For my entire romantic life, I have gravitated toward abusive men.
That is hard to say, and I don’t ever want those words to be twisted into a statement that somehow suggests I deserved the harm that came to me. I didn’t. But last year, I realized there was something going on inside my heart that led me to the same type of man, over and over again. And that something — whatever it was — needed my attention.
I took a break from dating. Instead, I decided to “date” a horse named Joe. He was my therapy horse, and he showed me why I longed for love from dangerous men.
I love dangerous men because they fill the silence of my anxiety. They assure me that all will be well, that I won’t be lonely, that I’ll be the muse for their passion and their anger. They tell me I am unforgettable, knowing fully well that my biggest relationship fear is that I will end up forgotten and alone. None of their commitments and promises turn out well, because their empty words are nothing more than a grab for power.
A few months ago, I met a different kind of man. On our first couple of dates, he treated me well in a reserved kind of way. He wasn’t showy. He didn’t profess his love for me within just a few dates, or look for a commitment from me before I was ready to give it. But he called me when he said he would. He picked me up for our dates on time. His compliments were few and far between — but when he gave them, he meant them.
I fell hard for him on our fourth date, when he gave me the extra shrimp on his plate as a result of a conversation from three weeks before, in which I’d said I love grilled shrimp. He had listened to me. He saw me as a woman who was separate from himself, and not one to be absorbed into his ego.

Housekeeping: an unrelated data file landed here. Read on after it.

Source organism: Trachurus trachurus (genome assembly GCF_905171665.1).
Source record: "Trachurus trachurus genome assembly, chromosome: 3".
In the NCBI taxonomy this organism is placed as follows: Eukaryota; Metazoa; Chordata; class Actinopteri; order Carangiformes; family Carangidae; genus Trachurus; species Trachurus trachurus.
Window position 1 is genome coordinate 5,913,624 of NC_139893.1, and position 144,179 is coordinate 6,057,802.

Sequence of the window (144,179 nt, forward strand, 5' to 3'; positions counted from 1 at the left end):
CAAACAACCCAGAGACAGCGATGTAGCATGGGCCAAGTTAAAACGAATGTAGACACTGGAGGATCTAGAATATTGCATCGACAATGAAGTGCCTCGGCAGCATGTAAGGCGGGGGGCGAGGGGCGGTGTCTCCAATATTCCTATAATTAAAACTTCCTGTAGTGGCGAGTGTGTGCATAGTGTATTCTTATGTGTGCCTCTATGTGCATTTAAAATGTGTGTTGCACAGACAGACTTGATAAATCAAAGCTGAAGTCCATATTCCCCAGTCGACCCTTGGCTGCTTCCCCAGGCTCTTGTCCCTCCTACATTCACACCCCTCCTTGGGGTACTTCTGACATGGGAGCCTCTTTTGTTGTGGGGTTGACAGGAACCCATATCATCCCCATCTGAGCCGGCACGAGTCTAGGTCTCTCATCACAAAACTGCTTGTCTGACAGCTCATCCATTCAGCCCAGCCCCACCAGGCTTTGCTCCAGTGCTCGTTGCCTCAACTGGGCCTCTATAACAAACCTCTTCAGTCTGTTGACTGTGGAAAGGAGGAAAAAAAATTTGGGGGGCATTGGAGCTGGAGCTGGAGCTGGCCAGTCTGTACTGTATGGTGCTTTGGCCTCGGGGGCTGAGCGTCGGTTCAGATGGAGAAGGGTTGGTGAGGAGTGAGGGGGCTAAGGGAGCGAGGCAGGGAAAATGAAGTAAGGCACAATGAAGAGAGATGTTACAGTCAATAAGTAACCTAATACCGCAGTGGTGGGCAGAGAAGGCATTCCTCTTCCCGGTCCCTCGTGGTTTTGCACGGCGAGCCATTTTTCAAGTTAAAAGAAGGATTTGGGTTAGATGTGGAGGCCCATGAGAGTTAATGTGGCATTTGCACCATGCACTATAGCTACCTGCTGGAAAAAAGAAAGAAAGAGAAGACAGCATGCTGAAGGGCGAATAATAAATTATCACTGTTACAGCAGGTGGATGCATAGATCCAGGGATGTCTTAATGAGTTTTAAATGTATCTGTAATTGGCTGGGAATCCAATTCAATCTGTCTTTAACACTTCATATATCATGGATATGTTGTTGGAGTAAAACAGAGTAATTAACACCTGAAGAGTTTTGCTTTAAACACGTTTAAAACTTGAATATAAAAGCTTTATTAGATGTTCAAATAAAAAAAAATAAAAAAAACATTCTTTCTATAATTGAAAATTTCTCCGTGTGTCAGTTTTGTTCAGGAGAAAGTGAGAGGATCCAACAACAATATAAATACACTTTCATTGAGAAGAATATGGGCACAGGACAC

This man filled me with anxiety, unlike what I’d ever felt with any of my abusive exes. He didn’t need-me-want-me-have-to-have-me. He wasn’t willing to fill the silence of my anxiety with a too-quick commitment. It wasn’t a partnership developing around a need for each other. Rather, it was a partnership developing around a mutual desire to know one another better. Those kinds of relationships are terrifying for a woman with anxiety issues, because mutual desire can diminish in the blink of an eye. A partnership of need cannot.
A few weeks ago, he and I went on a weekend trip together. At the end of the trip, I asked him where he thought our relationship was headed. He was only able to say that he cared for me, but wasn’t yet sure. There were many unknowns, including my daughter, my custody arrangement and the status of his career.
The woman I was before “dating” Joe would have reasoned with him. I would have soothed and silenced my anxiety by explaining why he should be with me, commit to me and plan his life around a future together. Joe, however, taught me that only abusive men respond well to the escalation of a needy relationship. Good men do not. So I sat quietly, and then told my date that I understood. My anxiety pounded in my chest, and I felt overcome with the uncertainty of it all. I left the weekend in tears, because I didn’t know if this good man would choose me, if he didn’t need me and I didn’t need him.
I sat with my anxiety for two days after our return. I thought of Joe, my therapy horse. I thought of how Joe came to me when I let him know I wanted him nearby, but didn’t demand it of him. I thought of how he grew aggressive with me when I tried to force him to do anything.
On the second day, my date called. He said, “You are beautiful and you are delightful. I want to make this thing work.”